And in the beginning you need every spark of energy for looking for an apartment and class crashing.
The former took place for me within the first two days. I arrived in Long Beach 5 days before the orientation and the first was that I bought Skype credit for calls to American phone numbers (for unlimited talking only costs € 2.49 / month!) And searched through all Craigslist apartment advertisements and those Called landlord. Unfortunately, there were always cancellations. I then found what I was looking for on the “Off-Campus-Housing” website of the CSULB. After the landlady confirmed on the phone that there was still a room available in an apartment shared by 8 people, she immediately offered me to look at the house. I was so relieved to finally find something that it didn’t take me long to give her my yes. This flat share was one of the reasons why the semester was so great. I lived in a house with 7 other California students who could always give you little tips and help you to find your way around faster. It was about 15 minutes by bike to get to the university.
The class crashing could begin. The whole thing has to be planned very well in advance so that you can get your courses. I made a chronological list of courses (more than half of which were alternative courses!), After which I checked lecture after lecture. With success. I got all of the 4 courses I wanted. In some courses, quite a few wanted to join, but I was the only Study Abroad student and was then the only one who was accepted. The disadvantage of not registering online turned into an advantage! You shouldn’t forget that and it can serve as a little encouragement for class crashing. Always clearly demonstrate to the professor that you could not apply online. They are then very cooperative and understand that.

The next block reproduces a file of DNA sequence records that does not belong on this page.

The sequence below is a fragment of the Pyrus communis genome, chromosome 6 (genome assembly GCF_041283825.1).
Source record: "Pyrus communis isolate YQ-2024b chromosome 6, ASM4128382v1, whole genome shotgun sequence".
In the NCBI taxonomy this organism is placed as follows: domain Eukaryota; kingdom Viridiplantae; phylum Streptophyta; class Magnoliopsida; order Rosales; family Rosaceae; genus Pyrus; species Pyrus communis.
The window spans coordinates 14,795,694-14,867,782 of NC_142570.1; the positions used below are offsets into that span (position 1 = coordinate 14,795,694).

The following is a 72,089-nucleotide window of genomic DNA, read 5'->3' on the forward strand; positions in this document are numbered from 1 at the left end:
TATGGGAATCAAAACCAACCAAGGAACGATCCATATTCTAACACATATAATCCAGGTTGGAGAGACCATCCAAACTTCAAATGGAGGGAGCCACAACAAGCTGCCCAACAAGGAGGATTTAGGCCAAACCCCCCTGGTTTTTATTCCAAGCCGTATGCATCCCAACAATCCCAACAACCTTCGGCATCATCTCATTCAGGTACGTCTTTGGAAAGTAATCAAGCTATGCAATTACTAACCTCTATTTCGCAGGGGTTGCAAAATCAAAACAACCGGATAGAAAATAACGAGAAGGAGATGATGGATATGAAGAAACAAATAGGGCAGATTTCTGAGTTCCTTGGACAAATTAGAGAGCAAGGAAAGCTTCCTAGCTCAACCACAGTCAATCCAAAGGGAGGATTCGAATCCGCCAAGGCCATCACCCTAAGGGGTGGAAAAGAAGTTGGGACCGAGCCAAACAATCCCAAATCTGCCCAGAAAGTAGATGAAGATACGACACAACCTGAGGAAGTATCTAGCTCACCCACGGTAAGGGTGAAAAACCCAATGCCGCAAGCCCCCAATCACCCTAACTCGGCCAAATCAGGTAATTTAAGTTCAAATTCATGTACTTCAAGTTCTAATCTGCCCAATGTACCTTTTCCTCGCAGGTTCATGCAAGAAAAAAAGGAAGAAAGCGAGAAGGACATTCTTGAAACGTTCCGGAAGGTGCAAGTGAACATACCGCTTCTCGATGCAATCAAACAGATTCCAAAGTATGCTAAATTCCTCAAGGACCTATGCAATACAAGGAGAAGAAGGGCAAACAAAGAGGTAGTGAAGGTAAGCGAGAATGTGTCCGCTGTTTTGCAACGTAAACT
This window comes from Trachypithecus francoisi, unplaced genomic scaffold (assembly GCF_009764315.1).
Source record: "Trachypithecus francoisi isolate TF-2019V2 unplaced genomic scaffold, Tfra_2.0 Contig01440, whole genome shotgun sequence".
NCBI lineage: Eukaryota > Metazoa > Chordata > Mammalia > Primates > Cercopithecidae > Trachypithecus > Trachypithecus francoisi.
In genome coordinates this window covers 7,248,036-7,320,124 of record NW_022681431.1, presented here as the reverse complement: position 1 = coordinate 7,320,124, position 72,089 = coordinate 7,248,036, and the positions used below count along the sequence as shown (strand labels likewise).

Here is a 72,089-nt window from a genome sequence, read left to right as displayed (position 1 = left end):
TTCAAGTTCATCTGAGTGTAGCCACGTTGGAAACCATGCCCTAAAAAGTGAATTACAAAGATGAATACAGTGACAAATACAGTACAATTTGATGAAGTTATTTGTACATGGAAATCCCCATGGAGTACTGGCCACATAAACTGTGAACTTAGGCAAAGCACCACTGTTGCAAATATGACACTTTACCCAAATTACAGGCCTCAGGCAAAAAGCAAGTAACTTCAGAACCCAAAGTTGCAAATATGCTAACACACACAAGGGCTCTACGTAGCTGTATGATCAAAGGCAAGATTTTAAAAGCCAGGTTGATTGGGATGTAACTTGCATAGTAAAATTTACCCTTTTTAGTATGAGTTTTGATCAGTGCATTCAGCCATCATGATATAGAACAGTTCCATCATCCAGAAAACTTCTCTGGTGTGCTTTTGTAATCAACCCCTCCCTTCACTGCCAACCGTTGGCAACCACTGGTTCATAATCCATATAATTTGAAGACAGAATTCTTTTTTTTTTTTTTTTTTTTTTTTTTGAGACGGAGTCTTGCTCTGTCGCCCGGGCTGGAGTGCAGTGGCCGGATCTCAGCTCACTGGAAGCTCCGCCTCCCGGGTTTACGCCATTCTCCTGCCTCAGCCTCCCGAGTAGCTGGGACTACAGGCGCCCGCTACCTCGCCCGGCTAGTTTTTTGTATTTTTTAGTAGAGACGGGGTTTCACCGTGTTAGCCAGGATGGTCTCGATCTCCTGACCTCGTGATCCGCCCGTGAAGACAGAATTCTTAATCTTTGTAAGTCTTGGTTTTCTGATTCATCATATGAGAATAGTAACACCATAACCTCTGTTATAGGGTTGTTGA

Studying began, and in the beginning I was literally inundated with homework and lab reports. I was about to drop one of my courses again. But I got the hang of it and pulled out all the subjects.
It also got easier over time, you get used to the many assignments, and you get to go on excursions at the weekend. I often took my bike on the bus and rode along the coast. Manhattan Beach to Redondo Beach and Huntington to Newport are highly recommended.
We made bigger trips to San Francisco, Las Vegas, San Diego and Palms Springs / Joshua Tree. Everything can be done in a few days, San Francisco recommended over Thanksgiving Break. It is very practical that Jetblue flies very cheaply from Long Beach Airport (LGB) to San Francisco and Vegas.
In conclusion, I can only say that this semester abroad was simply an unforgettable time. The beautiful California and the even more beautiful weather (two seasons: summer and mild summer) leave you amazed every day, you get to know so many new people from all over the world and get to know yourself and you can talk about them for the rest of your life. Not to forget the wonderful campus, which resembles a huge park and has a lot of green areas for relaxing between lectures.
And one more thing: Anyone who knows the OC California series: It’s really like that here!
I would like to thank MicroEDU, which helped me a lot with the application process, and the professors and the International Office at my home university, who made it possible for me to incorporate the semester abroad into my curriculum as a regular study semester (without extending the study period).